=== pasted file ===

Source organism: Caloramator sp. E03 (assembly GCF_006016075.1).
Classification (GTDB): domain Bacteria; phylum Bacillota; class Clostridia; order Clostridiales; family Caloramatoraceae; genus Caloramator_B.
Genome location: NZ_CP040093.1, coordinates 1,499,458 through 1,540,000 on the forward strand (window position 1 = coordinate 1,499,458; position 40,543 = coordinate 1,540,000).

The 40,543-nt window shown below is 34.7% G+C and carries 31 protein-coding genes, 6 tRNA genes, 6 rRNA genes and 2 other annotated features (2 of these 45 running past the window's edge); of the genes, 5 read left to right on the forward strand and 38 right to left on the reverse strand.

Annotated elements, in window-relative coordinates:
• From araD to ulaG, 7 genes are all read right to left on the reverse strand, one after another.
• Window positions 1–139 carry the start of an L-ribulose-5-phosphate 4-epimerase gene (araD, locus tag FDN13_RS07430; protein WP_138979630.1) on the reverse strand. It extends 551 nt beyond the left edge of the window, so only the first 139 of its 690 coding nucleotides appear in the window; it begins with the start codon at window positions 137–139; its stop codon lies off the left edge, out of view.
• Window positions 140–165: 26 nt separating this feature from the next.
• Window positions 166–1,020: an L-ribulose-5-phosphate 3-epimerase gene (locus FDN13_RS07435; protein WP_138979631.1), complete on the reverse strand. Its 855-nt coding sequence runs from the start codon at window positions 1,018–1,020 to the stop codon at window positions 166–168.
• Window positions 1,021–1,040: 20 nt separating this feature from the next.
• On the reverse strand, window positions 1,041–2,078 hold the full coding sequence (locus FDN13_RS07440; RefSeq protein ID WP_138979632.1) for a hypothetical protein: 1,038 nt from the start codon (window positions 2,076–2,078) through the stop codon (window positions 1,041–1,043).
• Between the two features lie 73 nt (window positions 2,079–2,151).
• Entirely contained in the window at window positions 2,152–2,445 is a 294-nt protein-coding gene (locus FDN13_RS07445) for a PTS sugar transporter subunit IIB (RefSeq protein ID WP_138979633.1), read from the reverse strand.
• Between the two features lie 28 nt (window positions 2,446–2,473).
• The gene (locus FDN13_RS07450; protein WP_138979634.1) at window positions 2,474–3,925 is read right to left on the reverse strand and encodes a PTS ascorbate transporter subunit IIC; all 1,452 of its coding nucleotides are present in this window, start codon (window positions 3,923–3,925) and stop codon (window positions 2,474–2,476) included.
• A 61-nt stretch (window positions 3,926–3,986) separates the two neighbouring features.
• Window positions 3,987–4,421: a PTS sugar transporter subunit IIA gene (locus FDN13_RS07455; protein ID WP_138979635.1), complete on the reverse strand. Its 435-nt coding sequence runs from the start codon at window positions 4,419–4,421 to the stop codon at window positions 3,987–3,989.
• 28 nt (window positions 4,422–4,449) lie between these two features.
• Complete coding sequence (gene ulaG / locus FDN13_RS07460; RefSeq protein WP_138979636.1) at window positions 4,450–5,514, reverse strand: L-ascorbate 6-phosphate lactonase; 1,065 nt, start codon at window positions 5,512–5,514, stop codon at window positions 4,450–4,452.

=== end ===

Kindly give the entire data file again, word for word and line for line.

Source organism: Caloramator sp. E03 (assembly GCF_006016075.1).
Classification (GTDB): domain Bacteria; phylum Bacillota; class Clostridia; order Clostridiales; family Caloramatoraceae; genus Caloramator_B.
Genome location: NZ_CP040093.1, coordinates 1,499,458 through 1,540,000 on the forward strand (window position 1 = coordinate 1,499,458; position 40,543 = coordinate 1,540,000).

The 40,543-nt window shown below is 34.7% G+C and carries 31 protein-coding genes, 6 tRNA genes, 6 rRNA genes and 2 other annotated features (2 of these 45 running past the window's edge); of the genes, 5 read left to right on the forward strand and 38 right to left on the reverse strand.

Annotated elements, in window-relative coordinates:
• From araD to ulaG, 7 genes are all read right to left on the reverse strand, one after another.
• Window positions 1–139 carry the start of an L-ribulose-5-phosphate 4-epimerase gene (araD, locus tag FDN13_RS07430; protein WP_138979630.1) on the reverse strand. It extends 551 nt beyond the left edge of the window, so only the first 139 of its 690 coding nucleotides appear in the window; it begins with the start codon at window positions 137–139; its stop codon lies off the left edge, out of view.
• Window positions 140–165: 26 nt separating this feature from the next.
• Window positions 166–1,020: an L-ribulose-5-phosphate 3-epimerase gene (locus FDN13_RS07435; protein WP_138979631.1), complete on the reverse strand. Its 855-nt coding sequence runs from the start codon at window positions 1,018–1,020 to the stop codon at window positions 166–168.
• Window positions 1,021–1,040: 20 nt separating this feature from the next.
• On the reverse strand, window positions 1,041–2,078 hold the full coding sequence (locus FDN13_RS07440; RefSeq protein ID WP_138979632.1) for a hypothetical protein: 1,038 nt from the start codon (window positions 2,076–2,078) through the stop codon (window positions 1,041–1,043).
• Between the two features lie 73 nt (window positions 2,079–2,151).
• Entirely contained in the window at window positions 2,152–2,445 is a 294-nt protein-coding gene (locus FDN13_RS07445) for a PTS sugar transporter subunit IIB (RefSeq protein ID WP_138979633.1), read from the reverse strand.
• Between the two features lie 28 nt (window positions 2,446–2,473).
• The gene (locus FDN13_RS07450; protein WP_138979634.1) at window positions 2,474–3,925 is read right to left on the reverse strand and encodes a PTS ascorbate transporter subunit IIC; all 1,452 of its coding nucleotides are present in this window, start codon (window positions 3,923–3,925) and stop codon (window positions 2,474–2,476) included.
• A 61-nt stretch (window positions 3,926–3,986) separates the two neighbouring features.
• Window positions 3,987–4,421: a PTS sugar transporter subunit IIA gene (locus FDN13_RS07455; protein ID WP_138979635.1), complete on the reverse strand. Its 435-nt coding sequence runs from the start codon at window positions 4,419–4,421 to the stop codon at window positions 3,987–3,989.
• 28 nt (window positions 4,422–4,449) lie between these two features.
• Complete coding sequence (gene ulaG / locus FDN13_RS07460; RefSeq protein WP_138979636.1) at window positions 4,450–5,514, reverse strand: L-ascorbate 6-phosphate lactonase; 1,065 nt, start codon at window positions 5,512–5,514, stop codon at window positions 4,450–4,452.